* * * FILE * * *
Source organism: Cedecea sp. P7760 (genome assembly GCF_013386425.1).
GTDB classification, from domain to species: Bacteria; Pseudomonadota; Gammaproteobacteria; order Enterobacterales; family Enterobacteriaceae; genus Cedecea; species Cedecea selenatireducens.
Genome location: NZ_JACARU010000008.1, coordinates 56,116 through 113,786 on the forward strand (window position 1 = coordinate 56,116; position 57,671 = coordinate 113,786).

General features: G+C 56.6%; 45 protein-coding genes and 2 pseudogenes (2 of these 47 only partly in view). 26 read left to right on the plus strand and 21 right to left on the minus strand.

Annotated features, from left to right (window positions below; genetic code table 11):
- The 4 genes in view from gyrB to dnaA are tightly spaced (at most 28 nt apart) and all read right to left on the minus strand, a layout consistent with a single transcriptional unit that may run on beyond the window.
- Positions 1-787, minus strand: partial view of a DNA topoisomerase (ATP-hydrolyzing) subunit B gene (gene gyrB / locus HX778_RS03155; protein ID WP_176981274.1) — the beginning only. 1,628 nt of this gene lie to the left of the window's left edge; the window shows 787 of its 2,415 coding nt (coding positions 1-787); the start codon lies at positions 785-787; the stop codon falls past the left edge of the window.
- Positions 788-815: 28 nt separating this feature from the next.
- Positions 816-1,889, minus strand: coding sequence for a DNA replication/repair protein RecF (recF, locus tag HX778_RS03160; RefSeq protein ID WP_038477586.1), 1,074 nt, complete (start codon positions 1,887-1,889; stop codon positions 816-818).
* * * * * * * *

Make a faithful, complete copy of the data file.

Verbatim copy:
Source organism: Cedecea sp. P7760 (genome assembly GCF_013386425.1).
GTDB classification, from domain to species: Bacteria; Pseudomonadota; Gammaproteobacteria; order Enterobacterales; family Enterobacteriaceae; genus Cedecea; species Cedecea selenatireducens.
Genome location: NZ_JACARU010000008.1, coordinates 56,116 through 113,786 on the forward strand (window position 1 = coordinate 56,116; position 57,671 = coordinate 113,786).

General features: G+C 56.6%; 45 protein-coding genes and 2 pseudogenes (2 of these 47 only partly in view). 26 read left to right on the plus strand and 21 right to left on the minus strand.

Annotated features, from left to right (window positions below; genetic code table 11):
- The 4 genes in view from gyrB to dnaA are tightly spaced (at most 28 nt apart) and all read right to left on the minus strand, a layout consistent with a single transcriptional unit that may run on beyond the window.
- Positions 1-787, minus strand: partial view of a DNA topoisomerase (ATP-hydrolyzing) subunit B gene (gene gyrB / locus HX778_RS03155; protein ID WP_176981274.1) — the beginning only. 1,628 nt of this gene lie to the left of the window's left edge; the window shows 787 of its 2,415 coding nt (coding positions 1-787); the start codon lies at positions 785-787; the stop codon falls past the left edge of the window.
- Positions 788-815: 28 nt separating this feature from the next.
- Positions 816-1,889, minus strand: coding sequence for a DNA replication/repair protein RecF (recF, locus tag HX778_RS03160; RefSeq protein ID WP_038477586.1), 1,074 nt, complete (start codon positions 1,887-1,889; stop codon positions 816-818).